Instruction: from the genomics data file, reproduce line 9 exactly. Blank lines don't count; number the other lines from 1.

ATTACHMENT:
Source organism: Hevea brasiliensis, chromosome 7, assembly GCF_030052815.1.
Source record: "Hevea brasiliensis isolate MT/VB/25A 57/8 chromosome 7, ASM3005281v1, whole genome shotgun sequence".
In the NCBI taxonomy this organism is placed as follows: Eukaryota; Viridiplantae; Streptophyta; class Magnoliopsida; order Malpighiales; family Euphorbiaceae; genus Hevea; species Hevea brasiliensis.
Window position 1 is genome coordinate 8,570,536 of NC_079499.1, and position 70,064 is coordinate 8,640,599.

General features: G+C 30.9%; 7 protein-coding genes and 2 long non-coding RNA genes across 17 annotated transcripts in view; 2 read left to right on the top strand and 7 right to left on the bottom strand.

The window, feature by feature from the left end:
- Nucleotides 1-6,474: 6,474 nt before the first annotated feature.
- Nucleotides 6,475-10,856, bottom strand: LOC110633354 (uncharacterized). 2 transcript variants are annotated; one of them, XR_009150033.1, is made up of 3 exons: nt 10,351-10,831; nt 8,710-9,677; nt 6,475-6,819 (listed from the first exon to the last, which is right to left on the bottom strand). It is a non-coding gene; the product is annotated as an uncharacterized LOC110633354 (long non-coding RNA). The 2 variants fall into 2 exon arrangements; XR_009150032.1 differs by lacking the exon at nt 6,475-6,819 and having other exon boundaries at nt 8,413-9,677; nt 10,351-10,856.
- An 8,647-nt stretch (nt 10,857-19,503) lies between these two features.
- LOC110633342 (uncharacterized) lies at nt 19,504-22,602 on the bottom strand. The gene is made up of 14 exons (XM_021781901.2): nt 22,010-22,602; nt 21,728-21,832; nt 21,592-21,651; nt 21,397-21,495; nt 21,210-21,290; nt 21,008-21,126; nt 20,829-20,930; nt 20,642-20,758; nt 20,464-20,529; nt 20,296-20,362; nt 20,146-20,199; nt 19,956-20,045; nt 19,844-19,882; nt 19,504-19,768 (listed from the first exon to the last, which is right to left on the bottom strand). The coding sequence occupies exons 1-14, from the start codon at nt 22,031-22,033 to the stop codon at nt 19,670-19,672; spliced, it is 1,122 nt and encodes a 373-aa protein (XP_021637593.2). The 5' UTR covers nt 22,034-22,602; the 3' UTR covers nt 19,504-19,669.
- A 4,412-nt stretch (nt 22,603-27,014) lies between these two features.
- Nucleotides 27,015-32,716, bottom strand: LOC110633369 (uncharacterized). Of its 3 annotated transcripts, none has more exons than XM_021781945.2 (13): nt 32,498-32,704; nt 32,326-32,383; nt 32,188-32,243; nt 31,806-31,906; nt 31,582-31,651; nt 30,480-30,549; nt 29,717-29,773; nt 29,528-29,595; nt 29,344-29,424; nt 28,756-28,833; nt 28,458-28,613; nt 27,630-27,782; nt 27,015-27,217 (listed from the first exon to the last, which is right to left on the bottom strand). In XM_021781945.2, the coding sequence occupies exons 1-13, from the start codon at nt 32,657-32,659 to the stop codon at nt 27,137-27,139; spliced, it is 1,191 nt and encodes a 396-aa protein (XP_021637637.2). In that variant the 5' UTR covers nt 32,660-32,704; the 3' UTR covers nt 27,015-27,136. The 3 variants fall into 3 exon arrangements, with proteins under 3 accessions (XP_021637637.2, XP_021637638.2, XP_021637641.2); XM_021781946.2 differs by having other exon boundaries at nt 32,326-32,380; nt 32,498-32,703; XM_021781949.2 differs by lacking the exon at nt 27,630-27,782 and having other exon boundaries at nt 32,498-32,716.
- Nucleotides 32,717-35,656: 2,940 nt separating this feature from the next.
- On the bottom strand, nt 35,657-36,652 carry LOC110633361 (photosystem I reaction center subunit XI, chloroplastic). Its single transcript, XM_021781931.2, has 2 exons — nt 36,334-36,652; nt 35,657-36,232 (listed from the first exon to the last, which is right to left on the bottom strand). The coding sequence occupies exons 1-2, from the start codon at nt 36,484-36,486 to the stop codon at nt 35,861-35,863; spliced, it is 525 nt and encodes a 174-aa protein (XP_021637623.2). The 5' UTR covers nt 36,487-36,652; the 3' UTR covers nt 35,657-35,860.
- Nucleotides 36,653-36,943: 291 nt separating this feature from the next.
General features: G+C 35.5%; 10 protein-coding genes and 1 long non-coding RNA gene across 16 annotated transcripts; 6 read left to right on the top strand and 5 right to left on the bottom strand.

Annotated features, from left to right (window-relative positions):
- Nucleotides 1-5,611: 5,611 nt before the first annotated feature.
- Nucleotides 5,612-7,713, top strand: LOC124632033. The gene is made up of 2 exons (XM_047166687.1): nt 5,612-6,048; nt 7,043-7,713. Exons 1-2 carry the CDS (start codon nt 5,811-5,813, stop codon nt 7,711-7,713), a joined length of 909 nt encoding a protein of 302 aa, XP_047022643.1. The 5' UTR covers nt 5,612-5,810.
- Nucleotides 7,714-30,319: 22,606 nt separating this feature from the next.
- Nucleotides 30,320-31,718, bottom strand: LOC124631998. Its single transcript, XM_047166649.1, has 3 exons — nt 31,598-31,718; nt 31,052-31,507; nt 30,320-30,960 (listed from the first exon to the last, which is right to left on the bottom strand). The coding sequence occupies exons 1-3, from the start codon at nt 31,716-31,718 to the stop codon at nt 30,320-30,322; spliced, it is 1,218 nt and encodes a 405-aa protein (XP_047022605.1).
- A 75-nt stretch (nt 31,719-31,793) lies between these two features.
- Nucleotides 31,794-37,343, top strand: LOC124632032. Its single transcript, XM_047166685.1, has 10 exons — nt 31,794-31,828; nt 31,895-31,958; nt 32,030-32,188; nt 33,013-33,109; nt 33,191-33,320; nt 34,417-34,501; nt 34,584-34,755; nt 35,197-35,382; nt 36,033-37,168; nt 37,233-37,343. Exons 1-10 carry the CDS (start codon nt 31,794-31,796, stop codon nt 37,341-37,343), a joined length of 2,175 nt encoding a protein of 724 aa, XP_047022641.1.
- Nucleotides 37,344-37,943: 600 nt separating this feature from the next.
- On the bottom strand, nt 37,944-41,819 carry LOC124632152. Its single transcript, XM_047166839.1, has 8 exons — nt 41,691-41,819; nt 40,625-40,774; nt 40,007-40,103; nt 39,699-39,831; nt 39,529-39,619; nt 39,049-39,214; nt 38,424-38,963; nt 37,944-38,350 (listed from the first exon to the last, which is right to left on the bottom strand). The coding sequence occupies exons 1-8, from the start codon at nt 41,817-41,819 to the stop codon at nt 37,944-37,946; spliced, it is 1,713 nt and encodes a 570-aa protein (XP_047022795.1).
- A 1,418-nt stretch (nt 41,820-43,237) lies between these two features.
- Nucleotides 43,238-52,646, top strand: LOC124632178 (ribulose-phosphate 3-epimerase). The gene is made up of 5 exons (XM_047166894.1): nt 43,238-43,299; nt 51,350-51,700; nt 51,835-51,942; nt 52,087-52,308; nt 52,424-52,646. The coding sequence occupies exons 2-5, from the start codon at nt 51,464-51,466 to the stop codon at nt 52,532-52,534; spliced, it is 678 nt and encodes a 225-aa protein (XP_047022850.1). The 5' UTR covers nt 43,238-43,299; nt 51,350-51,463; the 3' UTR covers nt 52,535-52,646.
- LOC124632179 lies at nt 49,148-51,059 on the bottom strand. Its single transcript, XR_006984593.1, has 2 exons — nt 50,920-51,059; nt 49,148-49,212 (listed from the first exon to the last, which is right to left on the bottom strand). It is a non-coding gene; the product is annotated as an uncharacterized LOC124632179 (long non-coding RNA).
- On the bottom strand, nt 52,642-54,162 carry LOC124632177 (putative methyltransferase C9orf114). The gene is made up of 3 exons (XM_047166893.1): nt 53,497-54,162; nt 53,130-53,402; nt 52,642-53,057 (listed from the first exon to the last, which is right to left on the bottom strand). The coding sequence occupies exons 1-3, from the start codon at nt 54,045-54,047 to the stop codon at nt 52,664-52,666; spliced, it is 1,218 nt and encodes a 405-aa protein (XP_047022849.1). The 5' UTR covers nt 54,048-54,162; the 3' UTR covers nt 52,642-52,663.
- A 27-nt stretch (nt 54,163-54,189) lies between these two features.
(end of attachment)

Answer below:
- An 8,647-nt stretch (nt 10,857-19,503) lies between these two features.